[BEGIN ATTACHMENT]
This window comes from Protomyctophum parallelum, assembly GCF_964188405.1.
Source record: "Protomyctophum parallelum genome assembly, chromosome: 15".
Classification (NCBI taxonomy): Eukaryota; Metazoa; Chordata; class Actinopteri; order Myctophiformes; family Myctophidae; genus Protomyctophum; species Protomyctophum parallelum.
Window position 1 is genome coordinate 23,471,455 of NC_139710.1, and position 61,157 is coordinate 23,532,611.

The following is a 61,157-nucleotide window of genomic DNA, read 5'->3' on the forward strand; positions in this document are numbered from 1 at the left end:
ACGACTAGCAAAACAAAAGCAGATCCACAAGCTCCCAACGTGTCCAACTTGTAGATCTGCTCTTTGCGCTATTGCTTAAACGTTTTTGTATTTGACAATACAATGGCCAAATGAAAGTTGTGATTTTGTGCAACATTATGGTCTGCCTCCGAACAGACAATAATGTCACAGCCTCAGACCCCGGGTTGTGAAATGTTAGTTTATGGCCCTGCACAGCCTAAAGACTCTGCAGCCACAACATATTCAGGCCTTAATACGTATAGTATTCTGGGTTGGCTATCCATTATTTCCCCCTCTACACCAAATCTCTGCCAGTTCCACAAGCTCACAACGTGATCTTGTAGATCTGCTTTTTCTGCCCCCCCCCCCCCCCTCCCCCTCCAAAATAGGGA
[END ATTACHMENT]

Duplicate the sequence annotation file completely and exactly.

This window comes from Protomyctophum parallelum, assembly GCF_964188405.1.
Source record: "Protomyctophum parallelum genome assembly, chromosome: 15".
Classification (NCBI taxonomy): Eukaryota; Metazoa; Chordata; class Actinopteri; order Myctophiformes; family Myctophidae; genus Protomyctophum; species Protomyctophum parallelum.
Window position 1 is genome coordinate 23,471,455 of NC_139710.1, and position 61,157 is coordinate 23,532,611.

The following is a 61,157-nucleotide window of genomic DNA, read 5'->3' on the forward strand; positions in this document are numbered from 1 at the left end:
ACGACTAGCAAAACAAAAGCAGATCCACAAGCTCCCAACGTGTCCAACTTGTAGATCTGCTCTTTGCGCTATTGCTTAAACGTTTTTGTATTTGACAATACAATGGCCAAATGAAAGTTGTGATTTTGTGCAACATTATGGTCTGCCTCCGAACAGACAATAATGTCACAGCCTCAGACCCCGGGTTGTGAAATGTTAGTTTATGGCCCTGCACAGCCTAAAGACTCTGCAGCCACAACATATTCAGGCCTTAATACGTATAGTATTCTGGGTTGGCTATCCATTATTTCCCCCTCTACACCAAATCTCTGCCAGTTCCACAAGCTCACAACGTGATCTTGTAGATCTGCTTTTTCTGCCCCCCCCCCCCCCCTCCCCCTCCAAAATAGGGA